In Washington, D.C. on Monday, Aaron Alexis gunned down twelve people. As if designed to preempt the scripted reactions of those who fight for an anemic interpretation of the Second Amendment, the Navy Yard massacre included no assault weapon. Alexis committed his crimes in a virtually gun-free zone. His background had been checked in order to gain the active security clearance he held prior to the shooting. While I’m usually game for a good discussion of the proper limits of the Second Amendment, that alone cannot sensibly be the focus here.
Neither is the matter so simple as switching the sound bite of choice from “gun control” to “mental health and gun control.” Most states, as well as the feds, already substantially limit lawful access to firearms by the mentally ill. Even Texas does.
If the law can deprive felons of their Second Amendment rights, gun control measures that restrict the rights of entire classes of potentially dangerous citizens are not off the table. Even as a conservative, my defense of your individual right to bear arms stops right about when you start having auditory hallucinations. But it’s long past time to start responding to horrors like what occurred this week at the Washington Navy Yard with less talk about guns and more talk about mental illness . . . .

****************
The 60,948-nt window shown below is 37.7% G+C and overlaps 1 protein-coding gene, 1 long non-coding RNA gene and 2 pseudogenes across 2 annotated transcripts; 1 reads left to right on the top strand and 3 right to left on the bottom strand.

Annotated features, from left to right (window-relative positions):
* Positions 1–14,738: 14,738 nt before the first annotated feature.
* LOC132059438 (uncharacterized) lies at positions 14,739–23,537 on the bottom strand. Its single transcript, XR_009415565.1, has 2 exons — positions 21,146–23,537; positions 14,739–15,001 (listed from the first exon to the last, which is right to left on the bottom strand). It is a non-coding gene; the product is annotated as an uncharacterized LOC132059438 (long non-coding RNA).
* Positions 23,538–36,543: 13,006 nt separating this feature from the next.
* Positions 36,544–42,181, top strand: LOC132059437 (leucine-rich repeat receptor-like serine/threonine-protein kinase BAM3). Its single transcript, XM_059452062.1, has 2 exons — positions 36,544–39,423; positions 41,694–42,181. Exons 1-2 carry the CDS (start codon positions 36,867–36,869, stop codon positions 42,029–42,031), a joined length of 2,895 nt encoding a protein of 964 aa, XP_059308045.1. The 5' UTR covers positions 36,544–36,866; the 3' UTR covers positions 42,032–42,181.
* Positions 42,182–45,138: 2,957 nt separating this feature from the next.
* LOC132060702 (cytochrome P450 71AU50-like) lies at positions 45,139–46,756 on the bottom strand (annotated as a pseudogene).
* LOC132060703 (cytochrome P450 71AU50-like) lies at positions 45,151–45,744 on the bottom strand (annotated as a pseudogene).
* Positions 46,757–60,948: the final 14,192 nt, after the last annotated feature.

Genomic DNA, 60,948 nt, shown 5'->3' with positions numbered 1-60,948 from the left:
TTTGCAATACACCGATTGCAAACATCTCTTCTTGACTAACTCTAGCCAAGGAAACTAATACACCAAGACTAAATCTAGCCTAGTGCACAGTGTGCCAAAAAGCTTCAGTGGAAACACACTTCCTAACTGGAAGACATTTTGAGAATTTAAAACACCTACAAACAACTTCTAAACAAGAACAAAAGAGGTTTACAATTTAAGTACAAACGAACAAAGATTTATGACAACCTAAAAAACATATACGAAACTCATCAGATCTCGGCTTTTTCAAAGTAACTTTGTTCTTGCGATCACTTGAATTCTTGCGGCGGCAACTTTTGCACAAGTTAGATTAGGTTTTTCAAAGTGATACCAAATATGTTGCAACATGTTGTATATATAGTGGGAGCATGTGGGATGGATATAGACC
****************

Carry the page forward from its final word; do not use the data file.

Some facts about Aaron Alexis, the Navy Yard gunman, to get clear on first:
(1) Contrary to some initial news reports, Alexis did not use an AR-15 assault rifle. Rather, he used a shotgun, which he brought with him, and a pistol he appears to have taken from an armed guard at the Navy Yard. So, arguments about banning “military-style assault rifles” don’t fit this particular — still tragic — narrative.
(2) Alexis had a Secret security clearance. More than a simple criminal background check, the procedure requires a few months to a year of investigation. So, the usual arguments about basic background checks for gun ownership preventing tragedies of this sort don’t fit this narrative either.
So, what does fit? What changes to law and policy can we talk about in the aftermath of this week’s tragedy?
We need to have some tough conversations about identifying severely mentally ill individuals, treating them for those conditions involuntarily if necessary, and warehousing them, if absolutely no other therapeutic option remains. Historical precedents teach that these issues can be easily mishandled. That fact, though, does not mean that we don’t need to do our best to handle them properly now.
We must also have some uncomfortable conversations about pharmacological treatment of mental illness and the liabilities that come with prescribing drugs that may affect individual patients in difficult-to-predict ways.
As a general rule, I believe in better living through science. As a slightly more specific rule, I believe in not-being-batsh*t-crazy through science. I wholeheartedly endorse responsible use of medication to treat depression and the like. Many people I love would not be here if it weren’t for medication that keeps them well. But we’d be foolhardy not to consider the fact that Aaron Alexis was prescribed a drug and not closely monitored for its effects.